The role of sports in the lives of Arab women

| August 14, 2015

Introduction

Arab women are often associated with inactivity in sports. There is a conviction especially in the Western world that women in Arab countries do not involve themselves with competitive sports especially at top levels. One of the factors that strengthen this notion is the failure by Arab women who migrate to countries such as the USA, Germany, France, and Britain to participate in sport. Although this notion is not accurate, it appears that the level of participation in sport by Arab women remains rather low. This situation is greatly contributed to by religious and cultural factors.

This paper hypothesizes that sport is slowly being integrated into the day-to-day lives of Arab Muslim women. Changes are being made to traditional attitudes towards engagement in physical activities among women, making it possible for the integration process to unfold. Today, it is possible for both veiled and unveiled women to take part in competitive sporting activities and at the same time maintain their Arab female identity. These changes constitute a new cosmopolitan attitude that is paving way for the emergence of a complex, multilayered modern identity. Moreover, for women, sport is a means of resistance or negotiation in efforts to reconstruct their roles as modern Muslim women within the public sphere. The aim of this paper is to examine the cultural narratives, context, heritage, and role of religion in constructing and reaffirming the roles of Arab women in the public sphere of sporting activities.

Literature review

In literature, the role of sports in the lives of Arab women is richly entangled with the wider theme of the place of women in the Arab/Islamic world. For instance, it is common for feminists and human rights activists to debate on whether the requirement for women to wear a veil is explicitly stated in the Koran or the Hadith.[1] In this argument, the feminists argue that by being compelled to wear the veil, Arab women end up being discouraged from participating in sporting activities both in competitive and non-competitive levels.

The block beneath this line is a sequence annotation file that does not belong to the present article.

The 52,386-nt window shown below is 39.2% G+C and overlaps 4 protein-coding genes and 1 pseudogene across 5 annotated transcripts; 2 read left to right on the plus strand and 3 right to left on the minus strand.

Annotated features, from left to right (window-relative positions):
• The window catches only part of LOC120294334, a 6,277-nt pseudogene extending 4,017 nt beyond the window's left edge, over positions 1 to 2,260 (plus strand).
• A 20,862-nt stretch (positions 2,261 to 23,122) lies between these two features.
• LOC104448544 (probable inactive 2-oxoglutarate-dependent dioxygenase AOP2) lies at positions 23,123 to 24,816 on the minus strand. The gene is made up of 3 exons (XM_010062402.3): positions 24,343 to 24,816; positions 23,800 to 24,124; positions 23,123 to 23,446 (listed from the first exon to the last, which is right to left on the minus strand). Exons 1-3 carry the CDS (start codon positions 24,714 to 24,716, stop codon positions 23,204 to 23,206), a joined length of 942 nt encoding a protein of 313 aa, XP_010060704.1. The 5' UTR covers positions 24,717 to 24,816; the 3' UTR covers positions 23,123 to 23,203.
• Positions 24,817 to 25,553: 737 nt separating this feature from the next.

The literature has also generated the finding that the tendency by Arab women to shy away from sports and the subsequent dominance in sporting activities by men arises from a mixture of patriarchal traditions and Islamic teachings. In this patriarchal context, the dominant position is that women have to pay the price of subordination and dependence in return for the right to financial support and protection by the patriarch. In this environment of subordination, these women are barred from public life, which is defined by the Arab culture as the men’s domain.

To legitimize the subordinate roles of women, anecdotes from the Koran are normally sought. It is also common for Prophet Mohamed’s sayings to be invoked. These efforts are mostly being pursued in Arab countries that are governed by Islamic law or Sharia. In Iran, for example, the Islamic family law provides a framework for women’s involvement in sports. In most cases, this law has put in place numerous constraints on this involvement. Most of these constraints are rooted in Arab culture and Islamic fundamentalism.

Evidence of differences in cultural and religious convictions regarding women’s sport in the Arab world is also available. The understanding in this case is that attitudes of Muslim women in Arab countries towards various sporting activities vary depending on a number of factors. For example, those who live in the countryside are more likely to have a negative attitude towards outdoor sports such as football, volleyball, and basketball because of lack of exposure to the outside world that extends beyond their highly conservative neighborhoods.

In many Arab countries, women and girls are not prohibited from engaging in sports. In fact, many Islamic sport scientists emphasize on the importance for men and women alike to engage in various sporting activities with a view to achieve better health outcomes. Those who are keen to promote participation of women and girls in sports point out that Islam was originally positively inclined towards women’s participation in sports. This is true given that even today, Islam does not deny competitive sporting activities for women. In fact, it attributes numerous benefits to sport activities and physical strength. The Islamic religion consistently stresses the need to maintain cleanliness, purity, and health in one’s body, with care being taken to segregate the sexes. However, in the course of history, a number of religious elements that control access to sport by women such as Islamic fatalism have emerged.